By: Kate Humphrey
Did you know that in 2019, 18% of the U.S. population identified as Hispanic? That is 60.6 million people! From former astronaut Ellen Ochoa to actor Desi Arnaz, to Associate Justice Sonia Sotomayor, Hispanic Americans have contributed to our country in remarkable ways. To honor their accomplishments, we celebrate National Hispanic Heritage Month.
Set between September 15th and October 15th, this yearly celebration highlights Hispanic and Latinx achievements while praising their culture and heritage. For National Hispanic Heritage Month, here are some suggestions for ways in which educators can integrate the teaching of Hispanic culture and heritage into their classrooms.
The first step to teach Hispanic heritage is including it in the curriculum. To introduce younger students to Hispanic cultures, consider lessons such as ‘Spanish Word of the Day,’ ‘Important Person of the Week,’ or ‘Country of the Week.’ For older students, assign research projects on Hispanic traditions, people, or histories such as Bolivia’s Independence Day or the Jones-Shafroth Act.
To honor the millions of Americans who speak Spanish as their first language, incorporate Spanish lessons into the school day. For beginners, activities like matching games, labeling objects, or listening to Spanish audiobooks are exciting teaching methods. Challenging intermediate and advanced level students to speak only in Spanish for entire classes or conversing with native speakers are wonderful activities.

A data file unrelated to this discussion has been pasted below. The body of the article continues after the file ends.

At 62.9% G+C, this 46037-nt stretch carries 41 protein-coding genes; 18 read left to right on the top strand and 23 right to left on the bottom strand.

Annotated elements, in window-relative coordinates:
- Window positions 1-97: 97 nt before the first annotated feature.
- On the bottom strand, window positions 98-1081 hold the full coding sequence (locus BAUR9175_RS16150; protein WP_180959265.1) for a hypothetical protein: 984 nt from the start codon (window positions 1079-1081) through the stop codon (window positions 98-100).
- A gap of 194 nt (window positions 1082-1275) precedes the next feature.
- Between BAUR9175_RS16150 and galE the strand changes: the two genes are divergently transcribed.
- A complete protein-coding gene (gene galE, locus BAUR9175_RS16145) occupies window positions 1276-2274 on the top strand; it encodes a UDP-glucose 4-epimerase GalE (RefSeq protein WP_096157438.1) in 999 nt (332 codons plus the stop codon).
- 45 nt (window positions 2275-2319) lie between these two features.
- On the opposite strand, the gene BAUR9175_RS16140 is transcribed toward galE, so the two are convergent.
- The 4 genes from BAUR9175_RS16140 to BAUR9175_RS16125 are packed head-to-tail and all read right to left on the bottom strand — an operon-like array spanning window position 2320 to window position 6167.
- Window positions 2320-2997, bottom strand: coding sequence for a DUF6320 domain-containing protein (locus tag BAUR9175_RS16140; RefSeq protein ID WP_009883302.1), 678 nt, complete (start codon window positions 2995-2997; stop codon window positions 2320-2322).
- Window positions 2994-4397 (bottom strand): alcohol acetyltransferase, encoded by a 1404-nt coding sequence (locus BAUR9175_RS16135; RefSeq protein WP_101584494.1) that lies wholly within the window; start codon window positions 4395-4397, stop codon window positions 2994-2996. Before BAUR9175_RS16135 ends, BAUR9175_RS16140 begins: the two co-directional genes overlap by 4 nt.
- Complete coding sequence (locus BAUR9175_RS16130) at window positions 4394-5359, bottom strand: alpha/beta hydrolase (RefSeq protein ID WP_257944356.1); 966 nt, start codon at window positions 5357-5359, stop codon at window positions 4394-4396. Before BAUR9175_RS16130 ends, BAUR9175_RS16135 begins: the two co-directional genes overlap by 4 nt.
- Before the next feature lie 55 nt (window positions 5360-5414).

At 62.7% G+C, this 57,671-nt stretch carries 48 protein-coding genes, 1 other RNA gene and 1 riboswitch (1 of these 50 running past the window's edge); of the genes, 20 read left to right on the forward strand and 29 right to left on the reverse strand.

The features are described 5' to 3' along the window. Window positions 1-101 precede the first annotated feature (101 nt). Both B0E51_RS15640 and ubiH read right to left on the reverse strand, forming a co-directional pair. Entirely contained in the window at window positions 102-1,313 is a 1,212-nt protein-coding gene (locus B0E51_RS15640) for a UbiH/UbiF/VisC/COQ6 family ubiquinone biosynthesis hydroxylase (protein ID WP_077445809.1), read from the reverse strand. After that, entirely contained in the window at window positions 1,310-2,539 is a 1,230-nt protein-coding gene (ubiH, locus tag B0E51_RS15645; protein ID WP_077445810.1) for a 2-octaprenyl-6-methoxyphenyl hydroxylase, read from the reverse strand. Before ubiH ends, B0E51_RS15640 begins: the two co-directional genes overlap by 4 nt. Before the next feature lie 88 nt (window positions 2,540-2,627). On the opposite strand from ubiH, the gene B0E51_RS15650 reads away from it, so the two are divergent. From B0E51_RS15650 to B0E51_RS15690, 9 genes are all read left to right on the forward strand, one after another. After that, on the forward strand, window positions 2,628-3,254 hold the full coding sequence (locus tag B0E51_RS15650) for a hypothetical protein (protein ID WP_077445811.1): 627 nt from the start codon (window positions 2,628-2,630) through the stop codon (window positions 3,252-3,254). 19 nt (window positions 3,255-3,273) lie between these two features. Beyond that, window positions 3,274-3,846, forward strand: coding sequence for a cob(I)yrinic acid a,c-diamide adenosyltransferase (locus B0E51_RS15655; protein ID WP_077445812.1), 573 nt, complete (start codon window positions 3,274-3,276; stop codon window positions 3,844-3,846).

COOKING AND FOOD
Food is a significant part of any culture that is easily turned into a fun experience. While it may be difficult to cook during class, bringing in Hispanic food for students to enjoy is an exciting way to introduce them to different foods. For an interactive experience, challenge students to cook arepas from Colombia and Venezuela or the Cuban dish ropa vieja with their parents at home.
WHAT IS NEXT?
Although National Hispanic Heritage Month is ending soon, it is important to remember learning about this rich culture does not stop once the month does. To continue learning about Hispanic culture, and to help ensure that your schools’ curriculum is inclusive, we have compiled a list of books by Hispanic authors:
Children (Ages 5-12 years)
- Waiting for the Biblioburro by Monica Brown. Illustrated by John Parra (ages 5-8 years)
- Portraits of Hispanic American Heroes by Juan Felipe Herrera. Illustrated by Raúl Colón (ages 8-12 years)
- Mango, Abuela, and Me by Meg Medina. Illustrated by Angela Dominguez (ages 5-8 years)
- The Princess and the Warrior: A Tale of Two Volcanos by Duncan Tonatiuh (ages 6-9 years)
- Cuba 15 by Nancy Osa
- Esperanza Rising by Pam Muñoz Ryan
- I Am Not Your Perfect Mexican Daughter by Erika L. Sánchez
- Cemetery Boys by Aiden Thomas
- A Long Petal of the Sea by Isabel Allende
- Spirit Run: A 6,000-Mile Marathon Through North America’s Stolen Land by Noé Álvarez
- Chronicle of a Death Foretold by Gabríel Garcia Márquez
- Mexican Gothic by Silvia Morena-Garcia
Now that you have some ideas for class lessons, book assignments, and cooking activities, we hope you are inspired to incorporate the teaching of Hispanic heritage into your classroom!
Educator’s Ally is a highly personalized placement agency that connects teachers and administrators with independent day and boarding schools nationwide. Since 1975, EA’s dedicated approach to recruiting has been valued by schools and candidates alike.